Chintan Patel and Bhuvana Venkatraman of Tejas Dance

Review: Shivalaya and Kalpana | Tejas Dance | MCL Grand Theater

Temple Movement

Tejas Dance and guest artist Bijayini Satpathy collaborated for an intimate Bharatanatyam performance at Lewisville's MCL Grand Theater.

published Sunday, August 25, 2019

Photo: Lynn Lane
Chintan Patel and Bhuvana Venkatraman of Tejas Dance


Lewisville — With most dance companies taking the summer months to prepare for a new fall season, Tejas Dance seems to have missed that memo. Barely two months after their evening length presentation of the WOMAN next door, Bharatanatyam partners Bhuvana Venkatraman and Chintan Patel bounced back into action last weekend, joined by special guest Bijayini Satpathy. While past performances explored how the traditional art of Bharatanatyam relates to contemporary styles and themes, their production of Shivalaya pulled audience members into an intimate tour of the Lord Shiva’s temple. First premiered in 2017 for the ICHF and the City of Dallas Office of Cultural Affairs, Tejas Dance brought back this dramatic collection of narratives, mudras, and spiritual themes to share with a wider audience. This return to traditional Indian experiences paired perfectly with guest artist Bijayini Satpathy’s performance of Kalpana: an exploration of another form of classical Indian dance known as Odissi.

Structured as both a physical and metaphorical journey into Shiva’s temple, Shivalaya included a map within the program that outlined the pilgrimage—beginning with Pratha, venturing deeper through five realms, to finish with Ardhanareeshwara, the inmost chamber. This streamline approach succeeded in making these complex spiritual themes accessible to all viewers.

Immediately, a reverent mood emerged from the duet’s heavy breaths and gooey stretched positions. In a visually stunning spatial arrangement, Patel solemnly melted through a series of deep stretches on an elevated platform upstage as Venkatraman contrasted these holds with slicing bladed hands and pricking, accented fingers. Through entrancing contrasts and urgent dynamic shifts, Pratha produced intriguing visuals without divulging too much—fostering a mysterious tone that would continue throughout the performance.

Transitioning into the next section of the temple, Panchabhoota Alarippu set aside the enigmatic atmosphere of the first piece as the duet exploded with nimble knee drops, crisp upper body isolations, and satisfying unison movements. While their partnership has always displayed an undeniable connection, this particular piece highlighted a maturing relationship between the dancers.

Another example of this growth appeared in Saptaswara, which revealed a higher level of technical expertise. The dancers teased viewers with lengthy stillness in stressful bends before erupting into elongated strides that pulled the duet into every corner of the stage. A back and forth momentum led the dancers through lively spatial patterns and precarious holds. Reminiscent of a western attitude balance, Patel hovered in the space before snaking his body free and slithering into a series of stomps and shuffles.

After balancing these action-packed works with more narrative-focus pieces like Nandi, Thevaram, and Amba, the couple welcomed viewers into the final room of the temple—Ardhanareeshwara. Embodying Shiva’s half-male-half-female character, the duet explored masculine and feminine energies by blending them together through seamless transitions and indistinguishable gestures. This climactic finale featured a vibrant collection of awe-inspiring moments—from Patel’s agile knee spins around a hovering Venkatraman, to their buoyant coverage of the stage.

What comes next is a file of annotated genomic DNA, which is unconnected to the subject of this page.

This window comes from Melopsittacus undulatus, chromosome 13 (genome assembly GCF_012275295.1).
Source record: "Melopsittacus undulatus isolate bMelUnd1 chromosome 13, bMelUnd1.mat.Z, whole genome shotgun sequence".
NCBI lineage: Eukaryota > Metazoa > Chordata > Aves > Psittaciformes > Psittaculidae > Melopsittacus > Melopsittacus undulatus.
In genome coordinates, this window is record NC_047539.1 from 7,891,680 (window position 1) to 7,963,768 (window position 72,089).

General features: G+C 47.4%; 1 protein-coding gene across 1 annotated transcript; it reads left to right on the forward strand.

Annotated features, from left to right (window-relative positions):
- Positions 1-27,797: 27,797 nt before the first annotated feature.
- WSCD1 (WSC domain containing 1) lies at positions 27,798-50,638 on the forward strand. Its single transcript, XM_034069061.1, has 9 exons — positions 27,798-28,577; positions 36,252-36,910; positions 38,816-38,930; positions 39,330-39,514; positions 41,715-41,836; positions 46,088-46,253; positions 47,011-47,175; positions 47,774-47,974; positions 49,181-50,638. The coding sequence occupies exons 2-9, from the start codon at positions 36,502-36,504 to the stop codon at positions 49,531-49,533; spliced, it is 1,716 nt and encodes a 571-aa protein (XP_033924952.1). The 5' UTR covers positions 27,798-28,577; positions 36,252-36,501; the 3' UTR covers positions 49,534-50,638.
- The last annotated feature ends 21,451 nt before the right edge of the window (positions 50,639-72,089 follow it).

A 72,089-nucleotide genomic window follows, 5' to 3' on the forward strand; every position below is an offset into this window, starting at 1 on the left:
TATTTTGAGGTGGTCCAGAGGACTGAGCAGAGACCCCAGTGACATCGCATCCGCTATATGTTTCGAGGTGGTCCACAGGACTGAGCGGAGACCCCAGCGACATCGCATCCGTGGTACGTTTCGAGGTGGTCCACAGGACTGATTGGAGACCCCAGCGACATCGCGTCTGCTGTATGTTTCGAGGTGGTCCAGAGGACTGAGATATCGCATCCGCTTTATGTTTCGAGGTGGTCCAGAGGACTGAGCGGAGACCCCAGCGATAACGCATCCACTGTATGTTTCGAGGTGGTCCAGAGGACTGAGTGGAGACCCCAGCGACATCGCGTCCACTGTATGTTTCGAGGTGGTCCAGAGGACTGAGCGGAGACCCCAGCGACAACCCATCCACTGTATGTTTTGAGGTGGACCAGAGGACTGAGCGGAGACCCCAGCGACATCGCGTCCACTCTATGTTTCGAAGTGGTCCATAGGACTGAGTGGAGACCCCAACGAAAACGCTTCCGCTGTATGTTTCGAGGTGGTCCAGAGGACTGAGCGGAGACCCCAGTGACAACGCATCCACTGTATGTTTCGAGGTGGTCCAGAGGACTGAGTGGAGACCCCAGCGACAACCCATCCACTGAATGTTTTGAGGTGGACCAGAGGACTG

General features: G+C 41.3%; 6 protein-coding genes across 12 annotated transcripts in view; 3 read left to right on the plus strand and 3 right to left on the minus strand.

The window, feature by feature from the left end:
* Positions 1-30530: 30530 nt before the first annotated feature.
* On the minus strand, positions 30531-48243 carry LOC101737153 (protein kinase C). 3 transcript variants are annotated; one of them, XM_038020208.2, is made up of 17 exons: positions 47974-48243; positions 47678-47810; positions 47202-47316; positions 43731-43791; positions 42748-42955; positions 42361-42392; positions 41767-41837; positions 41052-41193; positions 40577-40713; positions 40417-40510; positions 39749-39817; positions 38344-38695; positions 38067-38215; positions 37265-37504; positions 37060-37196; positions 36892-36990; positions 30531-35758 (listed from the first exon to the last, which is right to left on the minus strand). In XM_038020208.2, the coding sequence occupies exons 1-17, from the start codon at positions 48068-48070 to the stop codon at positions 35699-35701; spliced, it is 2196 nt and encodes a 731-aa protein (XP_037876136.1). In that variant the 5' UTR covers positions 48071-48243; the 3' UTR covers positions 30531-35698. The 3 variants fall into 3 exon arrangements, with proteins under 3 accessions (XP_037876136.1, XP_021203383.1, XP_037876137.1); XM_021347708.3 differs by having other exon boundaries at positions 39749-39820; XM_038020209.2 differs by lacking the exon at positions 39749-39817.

Post-intermission, guest artist Bijayini Satpathy premiered Kalpana for its U.S. debut. Similar to Bharatanatyam in the sense that it shares classical steps and narrative emphasis, Satpathy’s presentation of the Odissi technique offered a different approach to the art form of Indian storytelling.

Leaving behind the sharp articulation and symmetrical visuals found in Bharatanatyam, Satpathy eased into Mangalacharan with gooey circling hips, continuous spinal spirals, and expansive melts. Beautiful, breathtaking, and simply spellbinding, Satpathy commanded attention through her titillating eye contact and gentle fluidity. Her blooming fingertips and cross-lateral reaches portrayed a beguiling character who slowly began to reveal herself to viewers with every oozing step and subtle undulation.

Prior to Srimati, Satpathy explained how Odissi dance takes inspiration from sculptures and images within Hindu temples—imagery that manifested itself through her remarkable performance. Striking pauses in between her swirling turns and scooping arm gestures recalled this idea of sculptures coming to life. Taking on a bit of a sharper dynamic than her sinuous introduction, accented winks, mudras, and hip articulations unveiled a youthful, curious atmosphere.

In addition to her captivating physicality, Satpathy also displayed moments of pure storytelling through gesture and theatrical embodiment. Sun Maiya and Sakhi He featured her talent for dramatizing traditional narratives in her enticing facial expressions and deliberate steps.

Ending with Sita Haran, Satpathy elevated her fluid dynamic to include brisk prances, sinking lunges, and emotionally charged eye-flickers, reminiscent of dance-theater styles like the Japanese noh or kabuki. Continuing to impress with her immense stage presence and curving momentum, Satpathy concluded her performance with an ambitious promenade balance that sent audience members into a standing ovation. Thanks For Reading

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Temple Movement
Tejas Dance and guest artist Bijayini Satpathy collaborated for an intimate Bharatanatyam performance at Lewisville's MCL Grand Theater.
by Emily Sese

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